Tunnels: Part One – Newburyport became rich from smuggling

To understand how such a statement came to be – there are two factors. One was that America, in particular, Massachusetts, was a colony of Britain, which was an Empire. In this kind of political setup, all wealth is supposed to flow into the Mother Country. What did the Communists always say about the Europeans? They were imperialists. Technically, the Americas were to be weak, subordinate and dependent on England with all their wealth flowing back to the British Isles. And when it came to the New England States, if the status quo was maintained; they would have indeed been a miserable lot. They had nothing to sell to England. In Virginia, it was tobacco which was in great demand throughout Europe; Georgia had cotton and the Carolina’s had rice and wheat. The only possible commodity for New England was lumber and it was rapidly disappearing with even the far reaches of Vermont stripped of its supply.

New England though had rum. Showing the ignorance of our present day politicians, the Daily News reported recently a politician blaming the Puritans for the limited number of liquor licenses allowed issued by a local town or city.    So very wrong!    The Puritans drank copious amounts of rum; the limiting of licenses came from the abstinence movement of the middle to late 19th century and culminated in Victorian-issued limits.

The difficulty was the molasses to make the rum could technically only be received in from England and its Caribbean colonies and even then, most of that resource was supposed to be sent off to the Mother Country.    At least on paper, the law as spelled out in The Acts of Navigation and Trade, meant that goods could only come from another British Colony.    Worse, since technically; as an empire, the British Isles were to be the primary recipient, tariffs were attached to the goods which did not end up at that final destination.      To make matters even worse, New England Refineries couldn’t get enough to satisfy demand (almost two-thirds of rum went right to the colonists themselves) nor enough to export for profit.      Just trying to be a law-abiding British subject, put the balance of trade in favor of England, which even with all these roadblocks; could barely meet the supply that the American Colonies demanded.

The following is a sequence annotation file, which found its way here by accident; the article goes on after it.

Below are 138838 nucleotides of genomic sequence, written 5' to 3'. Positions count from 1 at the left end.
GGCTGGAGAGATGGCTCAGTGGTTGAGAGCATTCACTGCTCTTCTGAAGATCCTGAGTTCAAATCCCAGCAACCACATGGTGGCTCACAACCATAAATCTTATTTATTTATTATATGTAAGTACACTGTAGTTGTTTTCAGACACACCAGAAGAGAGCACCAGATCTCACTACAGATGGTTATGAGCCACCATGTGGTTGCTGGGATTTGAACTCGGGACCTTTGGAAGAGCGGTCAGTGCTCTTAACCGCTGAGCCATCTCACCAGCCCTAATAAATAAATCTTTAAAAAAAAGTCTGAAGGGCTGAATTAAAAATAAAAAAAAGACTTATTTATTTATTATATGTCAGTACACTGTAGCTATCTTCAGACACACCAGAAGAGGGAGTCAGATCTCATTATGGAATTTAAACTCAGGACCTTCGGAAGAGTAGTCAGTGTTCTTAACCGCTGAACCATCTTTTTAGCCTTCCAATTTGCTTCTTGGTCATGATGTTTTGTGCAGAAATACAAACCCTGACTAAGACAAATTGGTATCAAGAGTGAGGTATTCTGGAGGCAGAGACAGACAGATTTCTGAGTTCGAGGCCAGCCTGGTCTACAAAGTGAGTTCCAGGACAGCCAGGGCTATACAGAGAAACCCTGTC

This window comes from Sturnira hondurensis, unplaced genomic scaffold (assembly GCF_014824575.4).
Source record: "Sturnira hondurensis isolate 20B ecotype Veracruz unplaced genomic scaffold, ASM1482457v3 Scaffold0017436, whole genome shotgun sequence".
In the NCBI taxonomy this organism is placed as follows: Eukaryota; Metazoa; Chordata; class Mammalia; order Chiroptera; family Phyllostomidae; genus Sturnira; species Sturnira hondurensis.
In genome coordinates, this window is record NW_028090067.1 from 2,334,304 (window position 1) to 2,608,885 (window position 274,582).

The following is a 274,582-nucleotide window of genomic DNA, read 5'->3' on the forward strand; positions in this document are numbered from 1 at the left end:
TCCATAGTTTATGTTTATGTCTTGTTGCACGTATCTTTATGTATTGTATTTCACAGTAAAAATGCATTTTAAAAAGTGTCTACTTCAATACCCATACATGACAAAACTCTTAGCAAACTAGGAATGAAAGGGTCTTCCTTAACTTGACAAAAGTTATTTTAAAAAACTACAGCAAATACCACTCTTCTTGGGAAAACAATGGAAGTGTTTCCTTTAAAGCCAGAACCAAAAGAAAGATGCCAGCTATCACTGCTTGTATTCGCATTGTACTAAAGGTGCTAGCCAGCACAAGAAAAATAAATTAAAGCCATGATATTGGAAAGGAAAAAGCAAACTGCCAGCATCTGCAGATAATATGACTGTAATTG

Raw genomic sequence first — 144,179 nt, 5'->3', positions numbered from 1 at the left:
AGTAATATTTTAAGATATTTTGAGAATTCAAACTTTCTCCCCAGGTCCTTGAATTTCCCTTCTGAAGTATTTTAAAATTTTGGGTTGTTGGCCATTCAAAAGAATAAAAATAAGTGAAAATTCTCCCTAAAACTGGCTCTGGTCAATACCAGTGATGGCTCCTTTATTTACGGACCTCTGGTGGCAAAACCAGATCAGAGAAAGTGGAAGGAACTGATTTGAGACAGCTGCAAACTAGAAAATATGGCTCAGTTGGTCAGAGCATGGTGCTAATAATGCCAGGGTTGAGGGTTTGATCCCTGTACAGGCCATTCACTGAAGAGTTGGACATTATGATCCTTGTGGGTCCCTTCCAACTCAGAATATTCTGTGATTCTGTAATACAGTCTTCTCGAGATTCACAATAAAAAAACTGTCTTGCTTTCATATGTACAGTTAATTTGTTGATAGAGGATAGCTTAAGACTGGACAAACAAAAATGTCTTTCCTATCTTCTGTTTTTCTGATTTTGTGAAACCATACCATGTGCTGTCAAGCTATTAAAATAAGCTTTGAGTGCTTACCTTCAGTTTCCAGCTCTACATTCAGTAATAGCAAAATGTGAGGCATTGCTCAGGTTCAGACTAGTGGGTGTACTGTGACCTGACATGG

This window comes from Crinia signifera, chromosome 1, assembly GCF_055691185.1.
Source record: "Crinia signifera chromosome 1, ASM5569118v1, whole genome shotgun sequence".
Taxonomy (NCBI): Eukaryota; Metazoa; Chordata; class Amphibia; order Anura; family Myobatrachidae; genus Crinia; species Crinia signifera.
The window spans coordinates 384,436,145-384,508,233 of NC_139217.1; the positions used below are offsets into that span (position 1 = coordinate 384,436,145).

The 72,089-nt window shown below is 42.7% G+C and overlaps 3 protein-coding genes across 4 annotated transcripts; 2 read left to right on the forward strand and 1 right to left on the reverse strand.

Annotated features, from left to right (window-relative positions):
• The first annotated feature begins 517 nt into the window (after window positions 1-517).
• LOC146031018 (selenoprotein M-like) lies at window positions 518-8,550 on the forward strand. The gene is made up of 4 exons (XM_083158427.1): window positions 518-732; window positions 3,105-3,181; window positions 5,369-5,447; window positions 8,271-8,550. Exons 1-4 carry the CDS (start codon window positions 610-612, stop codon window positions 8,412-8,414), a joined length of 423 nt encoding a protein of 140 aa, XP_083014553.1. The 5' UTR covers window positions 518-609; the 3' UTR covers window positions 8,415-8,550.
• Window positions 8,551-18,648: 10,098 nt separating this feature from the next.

The Americans quite illegally bought from other country’s colonies – notably the French and the Dutch and the Spanish, which were often rivals (and often enemies) of the British.   They would buy it cheap and fill their quota and, to further their profits, would make plenty more to export in the infamous Triangle Trade.

But what of England?    What did they think about this international smuggling issue?


With the hefty profits, the Americans soon were able to buy British fine goods – the nicest fabrics, finely crafted furniture and manufactured goods that were very sophisticated.    The British on the other hand had eager buyers in America and much profitable business was to be made.      Everyone knew about the smuggling, but it was not mentioned in polite company and frankly; since everyone was benefiting, the hard truth was ignored.

Except for one person who was repeatedly being stiffed!       The King of England and his rapidly depleting coffers which would be desperately needed whenever yet another European war should be fought.

In the next post, we will see that smuggling was behind the great split with England.

-P. Preservationist



This entry was posted in Archeology, Businesses, Economics, History. Bookmark the permalink.

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